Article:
Why Instant Noodles are so popular in the modern society?
Instant noodles are eaten around the world - 43.7 billion servings annually. The cup noodle is particularly suited to the rapid pace of modern living. The dried noodle and food base is packed into a cup along with a fork. All the customer needs to do is to pour hot water into the cup and wait for a few minutes. After consuming the meal, the whole receptacle is then discarded. The whole package is very light and can thus be easily carried to work and outdoor activities such as hiking, camping, and traveling on a plane, ferry, coach or train. Instant noodles are manufactured by machine so that the shape, size, and quality are the same each time. That way, the consumer can be assured of consistency in the product purchased.

Instant noodles have a long shelf life, which makes them eminently suitable for use in emergencies such as during a typhoon. Their ease of storage meant that they could be stocked easily by a variety of establishments. Instant noodles can now be bought in supermarket, convenient stores, gas stations, and vending machine. Quite often, hot water facilities are available on-site so that the customer can cook the product immediately after purchase. Instant noodles have become a favorite for many college student, bachelors and people who work overtime a lot. It also provides a good alternative for busy young married couples that would have gone out to eat otherwise. It also serves as an easy to prepare snack for many households. Therefore instant noodles have made a large impact on the food culture.
Key factors to the success on promotion of Instant Noodle
After the success of "Nissin" noodles, copycat makers appeared one after another. Even industry giants based in Western countries such as Lipton and Campbell's began to experiment with ramen-like products. Nowadays, there are hundreds of brands of instant noodles for selection in supermarkets around the world. Under such a fierce competition, each manufacturer would have to promote their products strategically.

According to a survey conducted by "Pot Noodle" (part of the Unilever group in the UK), around 50 per cent of purchases are impulse buys. Therefore, in order to stand out from the rest, attractive packaging is essential in order to draw the attention of potential buyers. Exotic images are associated with particular flavors, in order to promote the idea that eating instant noodles is fashionable. The Pot Noodle brand takes the whole idea further by trying to promote a cult image for its products (http://potnoodle.com)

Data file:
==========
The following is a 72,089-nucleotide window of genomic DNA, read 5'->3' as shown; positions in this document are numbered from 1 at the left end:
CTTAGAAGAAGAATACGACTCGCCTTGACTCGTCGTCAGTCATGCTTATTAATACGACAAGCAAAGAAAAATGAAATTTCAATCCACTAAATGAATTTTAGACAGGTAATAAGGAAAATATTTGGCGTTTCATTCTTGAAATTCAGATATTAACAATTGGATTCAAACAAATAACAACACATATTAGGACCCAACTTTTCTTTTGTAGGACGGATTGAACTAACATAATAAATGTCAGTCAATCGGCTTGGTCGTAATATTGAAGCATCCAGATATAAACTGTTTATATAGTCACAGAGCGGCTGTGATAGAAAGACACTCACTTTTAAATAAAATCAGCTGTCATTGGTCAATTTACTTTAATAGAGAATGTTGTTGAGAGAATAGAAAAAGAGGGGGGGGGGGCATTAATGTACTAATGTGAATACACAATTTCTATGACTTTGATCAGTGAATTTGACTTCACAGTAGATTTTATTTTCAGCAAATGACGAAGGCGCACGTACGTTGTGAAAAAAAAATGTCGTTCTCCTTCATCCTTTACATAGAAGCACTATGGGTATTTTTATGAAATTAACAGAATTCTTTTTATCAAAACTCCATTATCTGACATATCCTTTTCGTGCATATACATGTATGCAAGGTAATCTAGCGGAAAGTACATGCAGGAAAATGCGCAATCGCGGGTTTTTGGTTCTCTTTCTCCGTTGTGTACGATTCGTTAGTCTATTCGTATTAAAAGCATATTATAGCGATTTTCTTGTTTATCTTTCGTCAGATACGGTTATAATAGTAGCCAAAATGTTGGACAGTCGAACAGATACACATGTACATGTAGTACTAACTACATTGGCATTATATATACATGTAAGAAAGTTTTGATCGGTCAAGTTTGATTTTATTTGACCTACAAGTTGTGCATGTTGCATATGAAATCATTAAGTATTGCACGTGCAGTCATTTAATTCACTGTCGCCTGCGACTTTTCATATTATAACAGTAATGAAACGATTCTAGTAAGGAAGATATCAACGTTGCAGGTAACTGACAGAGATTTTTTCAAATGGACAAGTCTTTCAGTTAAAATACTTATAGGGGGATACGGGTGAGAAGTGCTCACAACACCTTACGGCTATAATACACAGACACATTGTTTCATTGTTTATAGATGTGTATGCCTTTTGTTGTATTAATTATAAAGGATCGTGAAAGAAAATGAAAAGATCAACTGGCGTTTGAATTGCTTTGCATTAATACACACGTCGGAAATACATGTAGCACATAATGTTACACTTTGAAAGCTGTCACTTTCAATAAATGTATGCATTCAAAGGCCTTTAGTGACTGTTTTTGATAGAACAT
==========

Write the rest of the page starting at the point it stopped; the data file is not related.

Price is often not the crucial factor in the purchasing decision of customers. The price of instant noodles is usually much cheaper than a meal purchased in a fast food outlet such as McDonald抯 and Kentucky抯. The purchasing decision mainly rests of the food quality i.e. type of noodle and seasoning.
How does Instant Noodles fashion to meet different market niches?
Although cup noodle was modified from the pack noodle, and is considered to be more convenient, the original pack noodle is still in a high demand. Firstly the price is much less than equivalent cup noodle, and it takes up less storage space. Bowl noodle is very similar to cup noodle in design but the container is much more akin to those one would use at home or in restaurants. Some products even have a printed pattern on the bowl that imitates the look of a traditional Japanese ceramic bowl. This somehow lessens the feeling of an artificial product. Crumble noodle is a read-to-eat product, although it can also serve with hot water, it is crispy and mostly consumes as snack without water. However, one may become thirsty after eating crumble noodle because of the lack of water.
Factories that make instant noodles can now be found not only in Japan and the U.S., but also in Europe, Korea, China, Taiwan, Singapore, Thailand, Malaysia and Indonesia. The instant noodles produced often reflect local preferences. Korean ramen is highly spiced and often contains packets of black bean sauce. China makes ramen in Szechuan flavors, and Thailand makes very thin, delicate noodles with very hotly spiced packets. The Japanese prefers seafood and mild spices. In the U.S. they are usually available with meat and mushroom flavors, or mild spices often referred to as Oriental flavor�. In Hong Kong people seldom stick to a particular flavor, they like to try new flavors and tastes are likely to change in a short period of time. Therefore, in order to satisfy the Hong Kong market, as many flavors and textures should be offered as possible.